Topic: Epidural Anesthesia: The New Normal In Child Birth?
Currently this is the most popular and trending method of pain relief during labor.
Alarmingly women request an epidural by name more than any other method of pain relief.
Current data shows that more than 50%of women giving birth at hospitals in the US use epidural anesthesia.
It is important to have basic knowledge about this procedure. For expecting women who will prefer this option, please it is pertinent to prepare yourself for “labor day,”.
I will implore you to try and learn as much as possible about pain relief options so that you will be better prepared to make informed decisions prior to and during the labor and birth process.
There are different types of epidurals, how they are administered, and their benefits and risks. Knowing all these will help you in your decision-making during the course of labor and delivery.
● So, What is epidural anesthesia?
This is simply a regional ( localized) anesthesia ( pain killer) that blocks pain in a particular region of the body. The goal of an epidural is to provide analgesia, or pain relief, rather than anesthesia,which leads to total lack of feeling.
Please note,epidurals block the nerve impulses from the lower spinal segment( the part when the baby will be born from). This results in decreased sensation in the lower half of the body.
Epidural medications fall into a class of drugs called local anesthetics.
They are often delivered in combination with opioids or narcotics ( strong pain killers) in order to decrease the required dose of local anesthetic.
This produces pain relief with minimal effects. These medications may be used in combination with other medications to. stabilize the mother’s blood pressure.
● What are the benefits of epidural anesthesia?
1.Allows you to rest if your labor is prolonged.By reducing the discomfort of childbirth, some woman have a more positive birth experience.
2. Normally, an epidural will allow you to remain alert and be an active participant in your birth.
3. If you deliver by cesarean, an epidural anesthesia will allow you to stay awake and also provide effective pain relief during recovery.
4.When other types of coping mechanisms are no longer helping, an epidural can help you deal with exhaustion, irritability, and fatigue.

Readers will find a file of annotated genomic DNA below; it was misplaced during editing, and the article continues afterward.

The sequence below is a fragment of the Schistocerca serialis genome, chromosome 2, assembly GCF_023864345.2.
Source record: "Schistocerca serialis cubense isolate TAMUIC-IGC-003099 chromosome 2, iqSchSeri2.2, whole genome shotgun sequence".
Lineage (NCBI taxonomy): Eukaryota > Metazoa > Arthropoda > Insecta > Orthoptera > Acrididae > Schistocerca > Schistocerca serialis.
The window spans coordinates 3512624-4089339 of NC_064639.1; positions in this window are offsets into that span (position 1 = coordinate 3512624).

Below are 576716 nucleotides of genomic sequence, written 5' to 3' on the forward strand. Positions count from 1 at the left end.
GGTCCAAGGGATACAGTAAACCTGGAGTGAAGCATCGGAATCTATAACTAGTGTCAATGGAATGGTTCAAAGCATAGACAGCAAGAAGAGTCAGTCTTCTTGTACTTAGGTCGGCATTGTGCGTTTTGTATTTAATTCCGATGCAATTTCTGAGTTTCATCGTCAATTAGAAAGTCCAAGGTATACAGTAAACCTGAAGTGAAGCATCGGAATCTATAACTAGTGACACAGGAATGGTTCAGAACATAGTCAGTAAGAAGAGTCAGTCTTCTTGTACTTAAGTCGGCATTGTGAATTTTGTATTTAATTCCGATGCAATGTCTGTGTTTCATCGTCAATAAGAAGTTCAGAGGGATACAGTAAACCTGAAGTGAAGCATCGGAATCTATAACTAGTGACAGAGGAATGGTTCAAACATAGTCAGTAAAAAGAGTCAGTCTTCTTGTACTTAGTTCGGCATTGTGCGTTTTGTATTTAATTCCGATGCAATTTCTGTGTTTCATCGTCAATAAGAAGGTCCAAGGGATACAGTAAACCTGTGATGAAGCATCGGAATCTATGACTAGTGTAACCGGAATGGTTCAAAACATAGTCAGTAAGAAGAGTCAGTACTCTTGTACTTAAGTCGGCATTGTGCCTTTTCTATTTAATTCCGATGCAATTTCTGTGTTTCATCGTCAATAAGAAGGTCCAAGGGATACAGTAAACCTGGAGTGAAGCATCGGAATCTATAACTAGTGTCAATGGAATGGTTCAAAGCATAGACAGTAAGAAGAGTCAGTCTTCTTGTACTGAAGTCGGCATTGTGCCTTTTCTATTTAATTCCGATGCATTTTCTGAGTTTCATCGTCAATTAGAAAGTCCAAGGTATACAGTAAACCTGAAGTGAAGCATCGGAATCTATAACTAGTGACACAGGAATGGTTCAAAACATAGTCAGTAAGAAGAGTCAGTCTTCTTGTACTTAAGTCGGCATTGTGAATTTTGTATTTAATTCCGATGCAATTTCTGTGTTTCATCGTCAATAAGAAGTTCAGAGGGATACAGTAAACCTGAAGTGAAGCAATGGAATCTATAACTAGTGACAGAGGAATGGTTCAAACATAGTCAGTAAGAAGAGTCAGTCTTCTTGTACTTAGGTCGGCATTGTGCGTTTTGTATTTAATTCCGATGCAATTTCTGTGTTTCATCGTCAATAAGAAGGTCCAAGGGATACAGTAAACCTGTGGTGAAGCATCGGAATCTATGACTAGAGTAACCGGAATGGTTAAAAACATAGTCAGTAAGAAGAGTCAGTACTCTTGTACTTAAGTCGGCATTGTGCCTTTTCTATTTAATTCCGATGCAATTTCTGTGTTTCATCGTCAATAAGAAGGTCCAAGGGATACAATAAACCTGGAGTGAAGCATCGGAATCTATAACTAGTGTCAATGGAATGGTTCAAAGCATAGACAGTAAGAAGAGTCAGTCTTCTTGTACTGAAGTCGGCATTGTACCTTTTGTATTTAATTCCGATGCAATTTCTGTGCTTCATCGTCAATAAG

5. An epidural can allow you to rest, relax, get focused, and give you the strength to move forward as an active participant in your birth experience.
Please note, the use of epidural anesthesia during childbirth is continually being refined, and much of its success depends on the skill with which it is administered.
● What are the risks of epidural anesthesia?
1. Epidurals may cause your blood pressure to suddenly drop. For this reason your blood pressure will be routinely checked to help ensure an adequate blood flow to your baby. If there is a sudden drop in blood pressure, you may need to be treated with IV fluids, medications, and oxygen.
2. You may experience a severe headache caused by leakage of spinal fluid.
3. After your epidural is placed, you will need to alternate sides while lying in bed and have continuous monitoring for changes in fetal heart rate. Lying in one position can sometimes cause labor to slow down or stop.
4. You might experience the following side effects: shivering, ringing of the ears, backache, soreness where the needle is inserted, nausea, or difficulty urinating.
5. You might find that your epidural makes pushing more difficult and additional medications or interventions may be needed such forceps or cesarean.
6. For a few hours after the birth the lower half of your body may feel numb. Numbness will require you to walk with assistance.
7. In rare instances, permanent nerve damage may result in the area where the catheter was inserted.
8. Though research is somewhat ambiguous, most studies suggest that some babies will have trouble “latching on” causing breastfeeding difficulties.
9. Other studies suggest that a baby might experience respiratory depression, fetal malpositioning, and an increase in fetal heart rate variability, thus increasing the need for forceps, vacuum, cesarean deliveries.
Dr. Chudi Godsons
Citations , References & Photo Credit
● American Pregnancy Association
● Mayo Clinic
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